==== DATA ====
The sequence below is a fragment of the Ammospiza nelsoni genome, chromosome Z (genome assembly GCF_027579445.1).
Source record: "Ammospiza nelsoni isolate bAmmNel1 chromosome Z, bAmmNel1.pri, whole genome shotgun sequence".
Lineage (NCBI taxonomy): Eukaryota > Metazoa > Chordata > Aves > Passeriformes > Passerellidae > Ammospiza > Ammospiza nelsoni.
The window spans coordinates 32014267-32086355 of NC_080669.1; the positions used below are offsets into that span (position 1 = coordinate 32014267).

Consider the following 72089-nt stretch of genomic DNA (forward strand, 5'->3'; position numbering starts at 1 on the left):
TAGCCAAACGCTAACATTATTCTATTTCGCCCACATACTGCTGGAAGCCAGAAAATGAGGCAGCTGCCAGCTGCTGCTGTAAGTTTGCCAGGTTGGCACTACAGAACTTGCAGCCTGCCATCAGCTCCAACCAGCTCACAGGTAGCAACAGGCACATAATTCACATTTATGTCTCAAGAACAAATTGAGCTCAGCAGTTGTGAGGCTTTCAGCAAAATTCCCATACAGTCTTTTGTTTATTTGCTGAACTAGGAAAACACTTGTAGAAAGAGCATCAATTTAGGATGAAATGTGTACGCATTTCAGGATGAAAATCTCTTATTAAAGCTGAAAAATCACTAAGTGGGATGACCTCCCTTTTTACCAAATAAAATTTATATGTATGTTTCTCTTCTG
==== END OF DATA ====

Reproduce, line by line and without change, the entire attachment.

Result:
The sequence below is a fragment of the Ammospiza nelsoni genome, chromosome Z (genome assembly GCF_027579445.1).
Source record: "Ammospiza nelsoni isolate bAmmNel1 chromosome Z, bAmmNel1.pri, whole genome shotgun sequence".
Lineage (NCBI taxonomy): Eukaryota > Metazoa > Chordata > Aves > Passeriformes > Passerellidae > Ammospiza > Ammospiza nelsoni.
The window spans coordinates 32014267-32086355 of NC_080669.1; the positions used below are offsets into that span (position 1 = coordinate 32014267).

Consider the following 72089-nt stretch of genomic DNA (forward strand, 5'->3'; position numbering starts at 1 on the left):
TAGCCAAACGCTAACATTATTCTATTTCGCCCACATACTGCTGGAAGCCAGAAAATGAGGCAGCTGCCAGCTGCTGCTGTAAGTTTGCCAGGTTGGCACTACAGAACTTGCAGCCTGCCATCAGCTCCAACCAGCTCACAGGTAGCAACAGGCACATAATTCACATTTATGTCTCAAGAACAAATTGAGCTCAGCAGTTGTGAGGCTTTCAGCAAAATTCCCATACAGTCTTTTGTTTATTTGCTGAACTAGGAAAACACTTGTAGAAAGAGCATCAATTTAGGATGAAATGTGTACGCATTTCAGGATGAAAATCTCTTATTAAAGCTGAAAAATCACTAAGTGGGATGACCTCCCTTTTTACCAAATAAAATTTATATGTATGTTTCTCTTCTG